New air quality law will save lives

(October 13, 2013)

With a stroke of his pen, Gov. Jerry Brown finished the job started by a bipartisan group of state lawmakers, and is helping Californians breathe easier. He is even saving lives.

AB 8 (Perea), which had to pass the Legislature with a two-thirds majority before heading to Gov. Brown’s desk, works to clean up transportation—a main driver of our state’s air-pollution problem, and a major contributor to its greenhouse gas emissions, as well.

AB 8 extends successful incentive programs that use money from vehicle license fees and other sources to help retrofit and replace dirty old diesel engines, research clean transportation fuels, deploy advanced technology vehicles, and install clean fueling stations. These programs were due to sunset, but now they will continue their important and proven work of cleaning California’s air.

As the American Lung Association’s annual State of the Air report shows, nine out of 10 Californians live in areas with unhealthy air. Air pollution leads to heart and lung diseases, aggravates chronic health conditions, and triggers asthma attacks, emergency-room visits, and hospitalizations. Breathing smog and soot pollution can even cut lives short.

Children, seniors, low-income families and communities of color are most at risk, and across the state, dirty air costs billions of dollars in lost days at school and work and increased medical costs. Worse, our dirty air is killing us: each year, up to 9,000 premature deaths in California are linked to polluted air. Strong air quality regulations continue to be an important solution but incentives also speed up progress.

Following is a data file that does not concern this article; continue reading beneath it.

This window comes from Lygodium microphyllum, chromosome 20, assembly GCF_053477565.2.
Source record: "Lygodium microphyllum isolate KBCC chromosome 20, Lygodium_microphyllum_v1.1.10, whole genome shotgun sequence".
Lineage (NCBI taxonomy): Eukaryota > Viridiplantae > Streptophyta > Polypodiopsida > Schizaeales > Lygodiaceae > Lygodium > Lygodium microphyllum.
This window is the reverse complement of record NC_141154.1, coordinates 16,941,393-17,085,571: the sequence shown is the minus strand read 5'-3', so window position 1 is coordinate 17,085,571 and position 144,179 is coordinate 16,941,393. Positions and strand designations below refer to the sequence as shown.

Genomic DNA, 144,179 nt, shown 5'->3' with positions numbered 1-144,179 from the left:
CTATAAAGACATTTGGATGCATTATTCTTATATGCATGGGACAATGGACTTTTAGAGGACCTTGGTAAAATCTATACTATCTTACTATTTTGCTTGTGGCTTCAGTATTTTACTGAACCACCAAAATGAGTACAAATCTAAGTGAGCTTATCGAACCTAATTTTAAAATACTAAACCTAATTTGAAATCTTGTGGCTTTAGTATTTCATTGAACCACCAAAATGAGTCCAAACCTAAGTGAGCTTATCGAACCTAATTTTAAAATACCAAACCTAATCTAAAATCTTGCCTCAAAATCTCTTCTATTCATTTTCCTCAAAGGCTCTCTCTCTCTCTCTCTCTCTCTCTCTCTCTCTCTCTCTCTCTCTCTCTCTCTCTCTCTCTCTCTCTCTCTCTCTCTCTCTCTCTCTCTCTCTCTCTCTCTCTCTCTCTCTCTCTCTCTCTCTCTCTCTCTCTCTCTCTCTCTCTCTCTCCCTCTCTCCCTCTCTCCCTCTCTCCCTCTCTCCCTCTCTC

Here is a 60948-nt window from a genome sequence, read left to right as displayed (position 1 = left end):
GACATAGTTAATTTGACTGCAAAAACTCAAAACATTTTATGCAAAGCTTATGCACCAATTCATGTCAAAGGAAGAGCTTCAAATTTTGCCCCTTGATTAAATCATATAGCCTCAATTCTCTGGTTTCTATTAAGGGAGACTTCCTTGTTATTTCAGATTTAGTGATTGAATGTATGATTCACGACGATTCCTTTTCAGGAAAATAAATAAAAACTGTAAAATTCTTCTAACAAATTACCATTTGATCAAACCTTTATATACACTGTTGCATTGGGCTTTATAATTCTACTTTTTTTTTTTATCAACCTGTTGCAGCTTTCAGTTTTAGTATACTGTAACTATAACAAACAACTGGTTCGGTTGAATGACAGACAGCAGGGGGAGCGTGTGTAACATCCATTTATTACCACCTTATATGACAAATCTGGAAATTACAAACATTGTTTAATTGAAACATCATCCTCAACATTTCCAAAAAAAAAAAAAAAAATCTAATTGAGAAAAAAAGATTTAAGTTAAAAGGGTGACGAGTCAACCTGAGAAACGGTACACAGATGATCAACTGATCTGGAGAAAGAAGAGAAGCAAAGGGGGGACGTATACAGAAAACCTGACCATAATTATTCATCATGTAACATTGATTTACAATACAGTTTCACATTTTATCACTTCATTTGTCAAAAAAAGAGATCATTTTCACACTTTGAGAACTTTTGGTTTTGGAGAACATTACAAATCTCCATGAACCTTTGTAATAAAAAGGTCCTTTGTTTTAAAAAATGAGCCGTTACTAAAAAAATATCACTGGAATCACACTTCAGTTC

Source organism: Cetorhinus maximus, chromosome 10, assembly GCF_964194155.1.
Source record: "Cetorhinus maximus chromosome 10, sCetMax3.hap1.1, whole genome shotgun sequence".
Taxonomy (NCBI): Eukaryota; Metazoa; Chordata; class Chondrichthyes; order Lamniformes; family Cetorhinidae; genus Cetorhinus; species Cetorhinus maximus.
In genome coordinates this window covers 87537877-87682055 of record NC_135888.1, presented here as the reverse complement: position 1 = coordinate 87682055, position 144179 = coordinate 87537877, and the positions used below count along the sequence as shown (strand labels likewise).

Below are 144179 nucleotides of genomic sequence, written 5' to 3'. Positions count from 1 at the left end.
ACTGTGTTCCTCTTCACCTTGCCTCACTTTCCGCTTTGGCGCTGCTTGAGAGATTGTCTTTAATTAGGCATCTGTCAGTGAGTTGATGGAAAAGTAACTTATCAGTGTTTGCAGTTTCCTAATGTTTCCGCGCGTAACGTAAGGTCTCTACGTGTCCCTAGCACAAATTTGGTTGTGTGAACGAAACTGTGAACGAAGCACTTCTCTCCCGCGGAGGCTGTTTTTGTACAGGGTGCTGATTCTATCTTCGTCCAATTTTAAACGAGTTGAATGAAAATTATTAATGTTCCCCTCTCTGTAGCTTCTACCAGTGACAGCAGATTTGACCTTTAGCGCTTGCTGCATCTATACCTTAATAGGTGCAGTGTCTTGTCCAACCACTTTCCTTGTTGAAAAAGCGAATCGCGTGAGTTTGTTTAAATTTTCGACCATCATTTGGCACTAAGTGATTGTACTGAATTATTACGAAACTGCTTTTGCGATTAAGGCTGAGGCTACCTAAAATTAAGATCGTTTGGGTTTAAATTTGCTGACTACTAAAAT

The programs addressed in AB 8 have already cut more than 140,000 tons of dangerous pollution out of the air, and put over 29,000 clean vehicles on the road since 1988. And they also support state climate change goals. Cleaner trucks and buses, plug-in electric vehicles, electric charging stations and hydrogen fueling stations are all examples of great projects funded under these programs.

California has made impressive progress over the years. But our air is still among the dirtiest in the nation. Big problems require ambitious solutions, and AB 8 represents the largest financial commitment by any state to clean up its transportation sector. Its base of support is big, too, and it is broad. From the California Trucking Association and the Farm Bureau to the Lung Association, more than 100 business, civic, health and environmental groups supported it—including groups that do not often find themselves on common ground.

In our polarized society, it’s rare to encounter such a broad consensus. On so many issues, we fracture along political or geographic lines.

But we all share the same air, and breathing it is not optional. Thanks to Gov. Brown and the Legislature for taking care of all of the people of California.




Marsha Ramos is Chair of the American Lung Association in California Governing Board and a former two-term mayor of Burbank, California. Ms. Ramos is Vice President of Geosystems, Inc. and resides in Burbank.

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